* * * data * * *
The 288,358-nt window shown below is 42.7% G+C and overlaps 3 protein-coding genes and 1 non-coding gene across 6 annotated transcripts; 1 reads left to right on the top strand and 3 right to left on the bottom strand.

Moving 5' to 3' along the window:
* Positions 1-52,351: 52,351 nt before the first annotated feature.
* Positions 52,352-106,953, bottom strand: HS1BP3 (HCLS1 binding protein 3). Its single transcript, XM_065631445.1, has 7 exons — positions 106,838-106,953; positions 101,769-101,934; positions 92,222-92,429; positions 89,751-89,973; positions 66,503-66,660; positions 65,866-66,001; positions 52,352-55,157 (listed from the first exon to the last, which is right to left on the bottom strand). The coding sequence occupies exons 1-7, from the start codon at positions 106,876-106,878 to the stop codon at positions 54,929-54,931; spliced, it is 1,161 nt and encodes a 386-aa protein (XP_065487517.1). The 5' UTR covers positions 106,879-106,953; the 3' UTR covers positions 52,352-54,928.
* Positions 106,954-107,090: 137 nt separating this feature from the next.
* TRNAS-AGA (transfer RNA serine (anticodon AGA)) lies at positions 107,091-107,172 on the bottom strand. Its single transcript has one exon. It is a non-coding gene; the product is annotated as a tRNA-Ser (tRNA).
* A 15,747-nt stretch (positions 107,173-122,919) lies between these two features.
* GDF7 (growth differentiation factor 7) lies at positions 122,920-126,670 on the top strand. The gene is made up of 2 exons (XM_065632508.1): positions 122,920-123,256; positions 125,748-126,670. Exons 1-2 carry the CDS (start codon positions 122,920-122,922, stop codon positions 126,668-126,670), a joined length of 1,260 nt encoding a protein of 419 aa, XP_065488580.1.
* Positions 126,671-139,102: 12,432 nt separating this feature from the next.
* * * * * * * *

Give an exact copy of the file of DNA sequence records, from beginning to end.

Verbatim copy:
The 288,358-nt window shown below is 42.7% G+C and overlaps 3 protein-coding genes and 1 non-coding gene across 6 annotated transcripts; 1 reads left to right on the top strand and 3 right to left on the bottom strand.

Moving 5' to 3' along the window:
* Positions 1-52,351: 52,351 nt before the first annotated feature.
* Positions 52,352-106,953, bottom strand: HS1BP3 (HCLS1 binding protein 3). Its single transcript, XM_065631445.1, has 7 exons — positions 106,838-106,953; positions 101,769-101,934; positions 92,222-92,429; positions 89,751-89,973; positions 66,503-66,660; positions 65,866-66,001; positions 52,352-55,157 (listed from the first exon to the last, which is right to left on the bottom strand). The coding sequence occupies exons 1-7, from the start codon at positions 106,876-106,878 to the stop codon at positions 54,929-54,931; spliced, it is 1,161 nt and encodes a 386-aa protein (XP_065487517.1). The 5' UTR covers positions 106,879-106,953; the 3' UTR covers positions 52,352-54,928.
* Positions 106,954-107,090: 137 nt separating this feature from the next.
* TRNAS-AGA (transfer RNA serine (anticodon AGA)) lies at positions 107,091-107,172 on the bottom strand. Its single transcript has one exon. It is a non-coding gene; the product is annotated as a tRNA-Ser (tRNA).
* A 15,747-nt stretch (positions 107,173-122,919) lies between these two features.
* GDF7 (growth differentiation factor 7) lies at positions 122,920-126,670 on the top strand. The gene is made up of 2 exons (XM_065632508.1): positions 122,920-123,256; positions 125,748-126,670. Exons 1-2 carry the CDS (start codon positions 122,920-122,922, stop codon positions 126,668-126,670), a joined length of 1,260 nt encoding a protein of 419 aa, XP_065488580.1.
* Positions 126,671-139,102: 12,432 nt separating this feature from the next.